|Publication number||US6943291 B2|
|Application number||US 10/825,040|
|Publication date||13 Sep 2005|
|Filing date||15 Apr 2004|
|Priority date||30 Jan 2003|
|Also published as||US6774303, US20040149474, US20040194990|
|Publication number||10825040, 825040, US 6943291 B2, US 6943291B2, US-B2-6943291, US6943291 B2, US6943291B2|
|Inventors||Carl C. Brittain, Mark E. Orth, Wayne D. Wilcoxon|
|Original Assignee||Pinnacle West Capital Corporation|
|Export Citation||BiBTeX, EndNote, RefMan|
|Patent Citations (19), Non-Patent Citations (1), Referenced by (7), Classifications (6), Legal Events (7)|
|External Links: USPTO, USPTO Assignment, Espacenet|
The present invention is a continuation of “Clamp For A Vibration Damper And Method Of Installing Same,” Ser. No. 10/356,086, filed 30 Jan. 2003, now U.S. Pat. No. 6,774,303, issued 10 Aug. 2004, which is incorporated herein by reference.
The present invention relates to the field of electrical conductor cables. More specifically, the present invention relates to vibration dampers for limiting wind-induced vibration of the conductor cables.
Electrical conductor cables suspended overhead from poles and/or towers are subject to a wind induced vibration identified as aeolian vibration. A typical overhead conductor for high voltage transmission of electrical power is comprised of a multi-strand conductor. Even though the amplitude or intensity of aeolian vibration is small (rarely more than the diameter of the conductor when measured from peak to peak), the effect of such a vibration is to cause the conductor strands and/or conductor supports to fail in fatigue.
One method of combating wind induced vibration is by the use of damping devices, one being the well-known Stockbridge damper. The Stockbridge damper includes a symmetrical arrangement of weights and messenger cable clamped to the electrical conductor. The function of the Stockbridge damper is to transform the vibratory motion of the conductor into another form of energy, namely, heat from friction between the strands of the messenger cable, and dissipate this heat to the atmosphere.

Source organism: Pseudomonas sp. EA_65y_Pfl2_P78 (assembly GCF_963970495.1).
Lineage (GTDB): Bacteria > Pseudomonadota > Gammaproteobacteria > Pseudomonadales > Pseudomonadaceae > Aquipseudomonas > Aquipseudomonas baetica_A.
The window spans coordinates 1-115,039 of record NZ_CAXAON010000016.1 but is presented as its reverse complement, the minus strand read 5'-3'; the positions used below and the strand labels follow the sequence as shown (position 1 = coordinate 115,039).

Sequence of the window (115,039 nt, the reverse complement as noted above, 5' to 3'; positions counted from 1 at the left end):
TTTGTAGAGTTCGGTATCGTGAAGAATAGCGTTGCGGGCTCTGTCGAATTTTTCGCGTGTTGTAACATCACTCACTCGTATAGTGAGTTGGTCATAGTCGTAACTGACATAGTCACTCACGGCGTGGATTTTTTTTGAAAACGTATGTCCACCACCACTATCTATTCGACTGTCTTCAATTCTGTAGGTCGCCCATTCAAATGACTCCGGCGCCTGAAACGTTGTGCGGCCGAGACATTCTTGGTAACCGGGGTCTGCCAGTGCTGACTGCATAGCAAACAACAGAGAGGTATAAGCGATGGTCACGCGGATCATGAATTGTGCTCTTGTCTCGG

Vibration dampers are typically installed on electrical conductors during new construction when the electrical conductors are not yet energized. During new construction, a vibration damper can be easily installed on a conductor by hand by mounting a conductor clamp of the vibration damper onto the conductor. A capscrew on the conductor clamp is then tightened using a hand-held wrench or socket wrench to secure the vibration damper onto the conductor.
Occasionally, it is desirable to add vibration dampers on existing construction in which the electrical conductors are already energized. For example, in areas where conductor and/or support hardware failures have occurred due to wind-induced vibration, corrective action may be required to prevent additional component failures. The method of installation of vibration dampers utilized during new construction often cannot be employed on existing construction without taking a planned power outage. That is, the energized conductors must be de-energized before a lineman can install the vibration dampers onto the existing electrical conductors.
Obviously, de-energizing conductors even for a short duration is an unsatisfactory situation. Power outages, planned or otherwise, are inconvenient, disrupting the operation of electrically-powered heating and air conditioning systems, mass transportation systems, appliances, computing systems, and so forth. Moreover, a power outage that disrupts the operation of traffic signals, hospital equipment, and so forth can endanger lives. Accordingly, it is highly desirable that electrical conductors remain energized when installing vibration dampers on existing construction.